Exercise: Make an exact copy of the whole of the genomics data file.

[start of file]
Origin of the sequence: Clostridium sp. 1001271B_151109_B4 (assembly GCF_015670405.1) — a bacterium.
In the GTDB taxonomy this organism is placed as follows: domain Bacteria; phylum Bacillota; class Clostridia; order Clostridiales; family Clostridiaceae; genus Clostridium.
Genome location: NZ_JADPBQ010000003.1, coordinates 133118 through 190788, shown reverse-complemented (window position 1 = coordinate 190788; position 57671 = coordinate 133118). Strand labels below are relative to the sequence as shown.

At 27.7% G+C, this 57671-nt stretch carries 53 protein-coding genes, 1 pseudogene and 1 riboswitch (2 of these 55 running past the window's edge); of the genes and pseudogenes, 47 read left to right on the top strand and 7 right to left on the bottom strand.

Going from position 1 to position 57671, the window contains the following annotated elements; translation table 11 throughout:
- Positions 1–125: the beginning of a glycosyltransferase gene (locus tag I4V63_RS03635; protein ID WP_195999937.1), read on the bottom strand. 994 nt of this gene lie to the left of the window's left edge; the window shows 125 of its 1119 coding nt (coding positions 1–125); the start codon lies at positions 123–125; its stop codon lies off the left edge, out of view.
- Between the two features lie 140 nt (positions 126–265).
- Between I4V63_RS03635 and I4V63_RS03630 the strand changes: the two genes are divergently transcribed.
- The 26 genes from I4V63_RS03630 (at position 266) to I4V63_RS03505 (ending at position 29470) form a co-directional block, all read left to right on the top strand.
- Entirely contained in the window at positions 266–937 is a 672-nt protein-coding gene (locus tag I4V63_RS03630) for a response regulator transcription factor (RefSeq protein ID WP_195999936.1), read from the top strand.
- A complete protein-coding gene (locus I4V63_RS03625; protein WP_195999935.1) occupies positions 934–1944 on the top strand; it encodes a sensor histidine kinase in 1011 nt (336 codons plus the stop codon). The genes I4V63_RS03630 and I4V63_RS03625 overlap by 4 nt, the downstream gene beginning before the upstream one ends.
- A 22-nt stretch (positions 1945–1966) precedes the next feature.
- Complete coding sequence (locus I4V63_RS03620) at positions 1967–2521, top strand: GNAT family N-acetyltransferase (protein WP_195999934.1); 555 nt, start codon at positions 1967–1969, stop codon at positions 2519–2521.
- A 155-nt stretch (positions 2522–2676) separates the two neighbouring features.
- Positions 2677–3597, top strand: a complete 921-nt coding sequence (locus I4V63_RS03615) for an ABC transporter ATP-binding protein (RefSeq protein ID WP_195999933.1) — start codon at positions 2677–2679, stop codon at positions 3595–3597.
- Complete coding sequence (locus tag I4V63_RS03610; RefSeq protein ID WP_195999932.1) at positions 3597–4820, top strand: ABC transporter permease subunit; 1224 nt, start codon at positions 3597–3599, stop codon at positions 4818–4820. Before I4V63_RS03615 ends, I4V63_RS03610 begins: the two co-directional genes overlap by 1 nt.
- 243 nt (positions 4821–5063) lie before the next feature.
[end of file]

Origin of the sequence: Clostridium sp. 1001271B_151109_B4 (assembly GCF_015670405.1) — a bacterium.
In the GTDB taxonomy this organism is placed as follows: domain Bacteria; phylum Bacillota; class Clostridia; order Clostridiales; family Clostridiaceae; genus Clostridium.
Genome location: NZ_JADPBQ010000003.1, coordinates 133118 through 190788, shown reverse-complemented (window position 1 = coordinate 190788; position 57671 = coordinate 133118). Strand labels below are relative to the sequence as shown.

At 27.7% G+C, this 57671-nt stretch carries 53 protein-coding genes, 1 pseudogene and 1 riboswitch (2 of these 55 running past the window's edge); of the genes and pseudogenes, 47 read left to right on the top strand and 7 right to left on the bottom strand.

Going from position 1 to position 57671, the window contains the following annotated elements; translation table 11 throughout:
- Positions 1–125: the beginning of a glycosyltransferase gene (locus tag I4V63_RS03635; protein ID WP_195999937.1), read on the bottom strand. 994 nt of this gene lie to the left of the window's left edge; the window shows 125 of its 1119 coding nt (coding positions 1–125); the start codon lies at positions 123–125; its stop codon lies off the left edge, out of view.
- Between the two features lie 140 nt (positions 126–265).
- Between I4V63_RS03635 and I4V63_RS03630 the strand changes: the two genes are divergently transcribed.
- The 26 genes from I4V63_RS03630 (at position 266) to I4V63_RS03505 (ending at position 29470) form a co-directional block, all read left to right on the top strand.
- Entirely contained in the window at positions 266–937 is a 672-nt protein-coding gene (locus tag I4V63_RS03630) for a response regulator transcription factor (RefSeq protein ID WP_195999936.1), read from the top strand.
- A complete protein-coding gene (locus I4V63_RS03625; protein WP_195999935.1) occupies positions 934–1944 on the top strand; it encodes a sensor histidine kinase in 1011 nt (336 codons plus the stop codon). The genes I4V63_RS03630 and I4V63_RS03625 overlap by 4 nt, the downstream gene beginning before the upstream one ends.
- A 22-nt stretch (positions 1945–1966) precedes the next feature.
- Complete coding sequence (locus I4V63_RS03620) at positions 1967–2521, top strand: GNAT family N-acetyltransferase (protein WP_195999934.1); 555 nt, start codon at positions 1967–1969, stop codon at positions 2519–2521.
- A 155-nt stretch (positions 2522–2676) separates the two neighbouring features.
- Positions 2677–3597, top strand: a complete 921-nt coding sequence (locus I4V63_RS03615) for an ABC transporter ATP-binding protein (RefSeq protein ID WP_195999933.1) — start codon at positions 2677–2679, stop codon at positions 3595–3597.
- Complete coding sequence (locus tag I4V63_RS03610; RefSeq protein ID WP_195999932.1) at positions 3597–4820, top strand: ABC transporter permease subunit; 1224 nt, start codon at positions 3597–3599, stop codon at positions 4818–4820. Before I4V63_RS03615 ends, I4V63_RS03610 begins: the two co-directional genes overlap by 1 nt.
- 243 nt (positions 4821–5063) lie before the next feature.